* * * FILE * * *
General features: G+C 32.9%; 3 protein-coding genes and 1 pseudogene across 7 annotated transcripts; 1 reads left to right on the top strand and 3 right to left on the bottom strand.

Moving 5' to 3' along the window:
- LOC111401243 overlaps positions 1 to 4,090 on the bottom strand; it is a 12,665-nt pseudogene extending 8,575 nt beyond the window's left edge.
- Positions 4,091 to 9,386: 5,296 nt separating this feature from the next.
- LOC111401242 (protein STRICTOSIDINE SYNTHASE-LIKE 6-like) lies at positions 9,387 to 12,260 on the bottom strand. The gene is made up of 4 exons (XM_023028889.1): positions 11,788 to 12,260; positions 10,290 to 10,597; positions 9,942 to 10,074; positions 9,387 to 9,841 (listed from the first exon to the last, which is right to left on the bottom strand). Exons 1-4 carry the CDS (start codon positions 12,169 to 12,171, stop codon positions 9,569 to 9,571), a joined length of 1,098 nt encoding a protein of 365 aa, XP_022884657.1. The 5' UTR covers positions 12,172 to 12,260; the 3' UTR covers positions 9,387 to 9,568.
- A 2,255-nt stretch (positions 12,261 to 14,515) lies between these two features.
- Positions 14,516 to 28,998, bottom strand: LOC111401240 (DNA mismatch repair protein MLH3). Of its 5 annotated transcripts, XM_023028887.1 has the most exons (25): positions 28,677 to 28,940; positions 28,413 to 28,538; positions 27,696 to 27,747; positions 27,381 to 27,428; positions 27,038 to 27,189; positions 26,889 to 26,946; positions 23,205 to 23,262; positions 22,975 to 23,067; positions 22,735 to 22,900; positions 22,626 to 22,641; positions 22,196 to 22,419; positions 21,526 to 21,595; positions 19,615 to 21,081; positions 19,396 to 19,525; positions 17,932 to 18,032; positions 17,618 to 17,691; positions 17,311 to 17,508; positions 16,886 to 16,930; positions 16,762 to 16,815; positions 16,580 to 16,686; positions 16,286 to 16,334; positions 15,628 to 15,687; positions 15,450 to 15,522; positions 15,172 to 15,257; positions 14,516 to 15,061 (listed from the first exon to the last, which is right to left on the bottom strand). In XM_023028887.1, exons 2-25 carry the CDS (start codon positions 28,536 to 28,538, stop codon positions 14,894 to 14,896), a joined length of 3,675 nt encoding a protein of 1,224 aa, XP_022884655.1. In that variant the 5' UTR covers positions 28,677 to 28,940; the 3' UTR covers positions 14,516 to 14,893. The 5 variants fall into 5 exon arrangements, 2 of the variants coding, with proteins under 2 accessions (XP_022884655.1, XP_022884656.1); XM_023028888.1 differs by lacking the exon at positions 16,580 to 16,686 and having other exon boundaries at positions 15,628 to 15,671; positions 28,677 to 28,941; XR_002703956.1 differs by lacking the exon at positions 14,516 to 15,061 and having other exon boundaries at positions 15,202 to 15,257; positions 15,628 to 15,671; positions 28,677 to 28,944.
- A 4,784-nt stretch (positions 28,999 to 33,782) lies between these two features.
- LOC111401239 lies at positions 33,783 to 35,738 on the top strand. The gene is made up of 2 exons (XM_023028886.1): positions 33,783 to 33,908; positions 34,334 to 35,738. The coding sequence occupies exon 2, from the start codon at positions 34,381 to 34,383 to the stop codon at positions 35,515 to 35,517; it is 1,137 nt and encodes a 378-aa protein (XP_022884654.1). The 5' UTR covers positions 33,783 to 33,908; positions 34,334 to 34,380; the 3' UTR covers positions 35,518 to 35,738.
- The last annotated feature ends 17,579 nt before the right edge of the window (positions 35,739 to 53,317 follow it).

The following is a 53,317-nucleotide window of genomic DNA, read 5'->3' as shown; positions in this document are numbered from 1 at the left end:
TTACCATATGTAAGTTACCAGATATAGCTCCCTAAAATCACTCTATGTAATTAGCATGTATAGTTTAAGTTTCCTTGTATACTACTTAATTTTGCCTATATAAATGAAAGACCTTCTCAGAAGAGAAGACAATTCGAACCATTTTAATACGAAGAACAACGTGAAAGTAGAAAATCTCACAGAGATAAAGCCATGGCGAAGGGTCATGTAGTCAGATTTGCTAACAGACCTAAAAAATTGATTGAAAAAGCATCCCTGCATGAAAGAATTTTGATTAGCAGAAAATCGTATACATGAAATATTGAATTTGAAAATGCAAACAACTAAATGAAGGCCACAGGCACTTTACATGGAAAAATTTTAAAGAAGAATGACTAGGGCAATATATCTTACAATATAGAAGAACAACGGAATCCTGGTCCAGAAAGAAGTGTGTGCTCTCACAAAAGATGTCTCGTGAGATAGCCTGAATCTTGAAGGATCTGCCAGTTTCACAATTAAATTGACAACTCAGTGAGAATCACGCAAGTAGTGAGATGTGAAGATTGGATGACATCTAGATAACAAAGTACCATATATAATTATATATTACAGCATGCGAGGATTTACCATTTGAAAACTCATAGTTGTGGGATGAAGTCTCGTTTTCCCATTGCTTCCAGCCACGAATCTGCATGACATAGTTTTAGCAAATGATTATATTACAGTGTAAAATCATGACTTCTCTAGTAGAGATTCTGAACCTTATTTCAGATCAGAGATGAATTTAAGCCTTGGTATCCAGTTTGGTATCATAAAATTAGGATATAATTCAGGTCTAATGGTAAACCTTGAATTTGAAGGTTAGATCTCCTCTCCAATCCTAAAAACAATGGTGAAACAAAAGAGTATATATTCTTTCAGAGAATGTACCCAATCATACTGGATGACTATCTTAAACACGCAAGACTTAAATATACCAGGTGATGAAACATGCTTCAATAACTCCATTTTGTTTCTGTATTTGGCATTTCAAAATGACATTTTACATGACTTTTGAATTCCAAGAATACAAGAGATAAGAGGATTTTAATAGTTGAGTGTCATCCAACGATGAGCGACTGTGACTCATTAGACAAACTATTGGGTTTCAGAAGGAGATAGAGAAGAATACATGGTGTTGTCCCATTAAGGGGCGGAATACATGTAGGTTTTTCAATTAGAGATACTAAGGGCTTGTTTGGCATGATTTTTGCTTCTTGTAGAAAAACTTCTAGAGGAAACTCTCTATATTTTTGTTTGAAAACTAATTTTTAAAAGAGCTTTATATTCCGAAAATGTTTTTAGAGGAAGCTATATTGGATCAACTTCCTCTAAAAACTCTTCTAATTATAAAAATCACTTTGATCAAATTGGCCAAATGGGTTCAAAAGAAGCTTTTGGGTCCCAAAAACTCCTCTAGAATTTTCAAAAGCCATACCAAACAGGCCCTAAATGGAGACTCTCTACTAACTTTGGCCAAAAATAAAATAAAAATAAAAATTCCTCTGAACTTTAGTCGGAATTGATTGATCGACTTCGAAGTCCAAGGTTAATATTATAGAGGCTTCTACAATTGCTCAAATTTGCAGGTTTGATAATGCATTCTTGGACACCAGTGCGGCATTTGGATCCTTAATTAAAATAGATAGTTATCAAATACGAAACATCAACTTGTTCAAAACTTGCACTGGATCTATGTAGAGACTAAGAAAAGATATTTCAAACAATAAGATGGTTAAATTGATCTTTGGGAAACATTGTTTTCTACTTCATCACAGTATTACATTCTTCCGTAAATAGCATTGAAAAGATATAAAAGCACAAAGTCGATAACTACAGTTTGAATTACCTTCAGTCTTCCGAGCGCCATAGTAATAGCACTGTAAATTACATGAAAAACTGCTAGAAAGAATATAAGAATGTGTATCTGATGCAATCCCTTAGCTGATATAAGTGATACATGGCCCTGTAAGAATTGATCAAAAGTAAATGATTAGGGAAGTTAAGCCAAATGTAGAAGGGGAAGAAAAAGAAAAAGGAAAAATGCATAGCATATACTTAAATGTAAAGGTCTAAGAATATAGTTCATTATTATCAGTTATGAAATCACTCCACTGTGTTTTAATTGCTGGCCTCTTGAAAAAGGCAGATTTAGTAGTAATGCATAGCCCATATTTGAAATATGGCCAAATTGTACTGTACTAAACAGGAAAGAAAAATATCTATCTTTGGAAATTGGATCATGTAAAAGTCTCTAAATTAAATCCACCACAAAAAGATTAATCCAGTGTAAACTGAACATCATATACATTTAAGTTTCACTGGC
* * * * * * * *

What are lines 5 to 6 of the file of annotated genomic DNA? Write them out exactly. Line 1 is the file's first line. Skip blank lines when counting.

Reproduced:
- LOC111401242 (protein STRICTOSIDINE SYNTHASE-LIKE 6-like) lies at positions 9,387 to 12,260 on the bottom strand. The gene is made up of 4 exons (XM_023028889.1): positions 11,788 to 12,260; positions 10,290 to 10,597; positions 9,942 to 10,074; positions 9,387 to 9,841 (listed from the first exon to the last, which is right to left on the bottom strand). Exons 1-4 carry the CDS (start codon positions 12,169 to 12,171, stop codon positions 9,569 to 9,571), a joined length of 1,098 nt encoding a protein of 365 aa, XP_022884657.1. The 5' UTR covers positions 12,172 to 12,260; the 3' UTR covers positions 9,387 to 9,568.
- A 2,255-nt stretch (positions 12,261 to 14,515) lies between these two features.